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Authors: Narayan Ghorai, Sondipon Chakraborty, Shamik Gucchait, Samir Kumar Saha  & Suman Biswas


Terpenes and terpenoids are primary constituents of essential oils of different type of plants and flowers. Some qualitative estimation methods of terpenoids in plant tissue have been previously described but there is no protocol of estimating the same quantitatively till date. In the present study a protocol has been attempted to estimate the total terpenoids concentration of different resin producing plants using a monoterpene, Linalool as standard reagent.


Terpenes and terpenoids are the primary constituents of the essential oils of many types of plants and flowers. These compounds belong to the isoprenoid group. Even though isoprene itself has not been found in nature, its polymers, terpenic hydrocarbons and their oxygen derivatives are very often present in large quantities in different plant species. The resin produced by most plants is a viscous liquid, composed mainly of volatile fluid terpene3. The single isoprene unit, therefore, represents the most basic class of terpenes, the hemiterpenes. An isoprene unit bound to a second isoprene is the defining characteristic of terpene, which is also a monoterpene (C10). Sesquiterpenes contain three isoprene units (C15), while diterpenes (C20) and triterpenes (C30) contain two and three terpene units respectively. Tetraterpenes consist of four terpene units, polyterpenes more than four such units. In nature, terpenes occur predominantly in the form of hydrocarbons, alcohols and their glycosides, ethers, aldehydes, ketones, carboxylic acids and esters. Apart from broad structural diversity, terpenes also exhibit a wide array of biological actions. Essential oils have antimicrobial, antiparasitic, insecticidal and antioxidant/prooxidant activities that often represent the combined bioactivity of multiple components10. Many plant terpenoids are cytotoxic towards tumour cells and are applied as chemotherapeutic or chemo-preventive compounds1,2. Terpenes play an important role as signal compounds and growth regulators (phytohormones) of plants10. Many insects metabolize the terpenes which they may have obtained from their plant food for synthesizing growth hormones and pheromones10. Many plant and insect resins like Lac resin also have economically beneficial properties, useful for varnishes and adhesives4.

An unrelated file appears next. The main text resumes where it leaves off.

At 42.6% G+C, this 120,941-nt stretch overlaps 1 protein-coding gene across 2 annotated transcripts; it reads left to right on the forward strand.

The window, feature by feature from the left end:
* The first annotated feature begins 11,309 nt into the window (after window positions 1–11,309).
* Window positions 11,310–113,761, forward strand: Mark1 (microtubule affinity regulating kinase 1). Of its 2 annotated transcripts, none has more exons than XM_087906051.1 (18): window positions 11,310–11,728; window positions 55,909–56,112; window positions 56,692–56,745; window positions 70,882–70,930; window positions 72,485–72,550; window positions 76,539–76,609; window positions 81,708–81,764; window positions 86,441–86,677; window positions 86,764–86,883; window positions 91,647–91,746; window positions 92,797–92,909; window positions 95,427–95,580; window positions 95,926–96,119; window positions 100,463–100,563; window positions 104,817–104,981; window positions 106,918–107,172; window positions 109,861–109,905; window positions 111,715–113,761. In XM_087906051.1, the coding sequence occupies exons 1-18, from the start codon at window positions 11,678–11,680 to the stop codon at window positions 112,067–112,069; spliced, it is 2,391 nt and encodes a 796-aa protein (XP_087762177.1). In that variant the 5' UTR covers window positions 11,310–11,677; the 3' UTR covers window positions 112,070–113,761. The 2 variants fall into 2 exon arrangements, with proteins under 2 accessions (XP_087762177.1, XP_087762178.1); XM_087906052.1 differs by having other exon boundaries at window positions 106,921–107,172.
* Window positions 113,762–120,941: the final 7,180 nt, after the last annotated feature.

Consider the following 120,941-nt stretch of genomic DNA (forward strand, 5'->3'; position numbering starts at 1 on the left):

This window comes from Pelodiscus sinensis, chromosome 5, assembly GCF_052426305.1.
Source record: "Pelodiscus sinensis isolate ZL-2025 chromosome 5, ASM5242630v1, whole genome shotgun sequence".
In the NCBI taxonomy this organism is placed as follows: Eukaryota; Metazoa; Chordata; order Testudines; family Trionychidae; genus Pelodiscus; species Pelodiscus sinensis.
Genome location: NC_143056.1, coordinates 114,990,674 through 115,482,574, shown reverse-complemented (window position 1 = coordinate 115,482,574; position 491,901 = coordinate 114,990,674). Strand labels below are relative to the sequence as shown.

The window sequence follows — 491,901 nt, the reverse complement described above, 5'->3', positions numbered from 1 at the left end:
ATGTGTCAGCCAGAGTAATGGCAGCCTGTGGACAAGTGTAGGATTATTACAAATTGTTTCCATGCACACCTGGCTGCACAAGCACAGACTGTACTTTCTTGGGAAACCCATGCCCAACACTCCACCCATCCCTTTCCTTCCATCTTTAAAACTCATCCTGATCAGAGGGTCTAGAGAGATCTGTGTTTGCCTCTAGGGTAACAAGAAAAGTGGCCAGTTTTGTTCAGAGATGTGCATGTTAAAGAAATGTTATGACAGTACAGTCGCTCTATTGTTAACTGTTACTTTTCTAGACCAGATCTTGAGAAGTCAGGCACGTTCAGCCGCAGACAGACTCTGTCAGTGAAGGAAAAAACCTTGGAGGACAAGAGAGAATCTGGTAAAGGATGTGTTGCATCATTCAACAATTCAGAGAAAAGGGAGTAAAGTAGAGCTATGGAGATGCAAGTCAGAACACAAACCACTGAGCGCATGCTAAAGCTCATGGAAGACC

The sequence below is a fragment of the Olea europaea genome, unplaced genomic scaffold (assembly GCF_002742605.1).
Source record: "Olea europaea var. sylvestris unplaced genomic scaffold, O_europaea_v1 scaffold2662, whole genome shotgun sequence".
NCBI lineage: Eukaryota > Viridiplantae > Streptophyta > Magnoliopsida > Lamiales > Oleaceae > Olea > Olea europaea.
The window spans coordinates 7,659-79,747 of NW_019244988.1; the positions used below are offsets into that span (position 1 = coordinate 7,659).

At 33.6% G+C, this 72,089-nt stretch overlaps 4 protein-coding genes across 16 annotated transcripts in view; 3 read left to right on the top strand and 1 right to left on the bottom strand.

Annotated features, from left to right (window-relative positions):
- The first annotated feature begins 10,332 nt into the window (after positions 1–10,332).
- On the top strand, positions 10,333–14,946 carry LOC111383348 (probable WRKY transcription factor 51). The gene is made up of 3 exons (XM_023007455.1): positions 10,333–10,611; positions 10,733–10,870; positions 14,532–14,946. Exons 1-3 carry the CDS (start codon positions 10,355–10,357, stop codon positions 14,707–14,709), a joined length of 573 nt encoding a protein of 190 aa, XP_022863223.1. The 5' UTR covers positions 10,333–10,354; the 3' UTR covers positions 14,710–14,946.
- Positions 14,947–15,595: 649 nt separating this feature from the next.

This protocol describes a rapid, small-scale, high-throughput assay for approximating the total terpenoids content in plant tissue using a monoterpene, Linalool as standard reagent with conc. sulfuric acid. In this reaction Geraniol (primary alcohol, C10H18O) may be produced from Linalool (Tertiary alcohol, C10H18O). Alpha-terpineol (C10H18O) or such monocyclic terpenoids may further be produced from geraniole3. It is very obscured to explain the exact chemical nature of the reaction in where a brick red precipitation has been formed and which is partially soluble in reaction mixture solution and chloroform but fully in methanol. All estimation has been done spectroscopically at 538 nm.


  1. Methanol (Sigma, Cat. No. M 3641)
  2. Sulfuric Acid (Sigma, Cat. No. 320501)
  3. Chloroform (Sigma, Cat. No. C 2432)
  4. Linalool (Sigma, Cat. No. L 2602)


  1. Colorimeter
  2. Mixer mill disrupter with adaptor sets for 2ml tubes (Qiagen tissue lyser) or Mortar & pestle.


  1. Harvest plant material (approximately 500mg.) in screw-capped tubes & freeze immediately in liquid Nitrogen. [Sample must be stored at -80⁰ C for 1-2 months but fresh sample must be preferred]
  2. To homogenize the tissue, place three tungsten Carbide beads & 3.5 ml of ice-cold 95% (Vol/Vol) Methanol in each sample tube & insert sample into pre-cooled teflon adaptors. Homogenized tissue for 5 minutes at 30 Hz. If a mixture mill is not available tissue can be homogenized in an ice-cold mortar & pestle.
  3. Remove tungsten carbide beads with a magnet & incubate the sample at room temperature for 48 h in dark.
  4. Centrifuge the samples (4000g for 15 min. at room temperature) & collect the supernatant in a fresh 2 ml micro-tube.
  5. Add 1.5 ml Chloroform in each 2 ml microcentrifuge tube & then add 200µl sample supernatant in each. REMARK For the standard curve 200µl of previously prepared Linalool solution in methanol will be added to 1.5 ml Chloroform & serial dilution must be done[dilution level-100mg/200µl to 1mg/200µl ( 12.965 µM- 1.296 µM) Linalool Conc. In case of serial dilution total volume of 200µl will be make up by addition of 95% (Vol/Vol) Methanol].
  6. Vortex the sample mixture thoroughly & take the time 3 min to rest.
  7. Add 100µl Conc. Sulfuric acid (H2SO4) to each 2 ml microcentrifuge tube.
    • CRITICAL STEP If heat generation occurs then the entire system must be cooled by using ice-pad but not more than 15 min.
  8. Then the assay tube must be incubated at room temperature for 1.5h-2h in dark.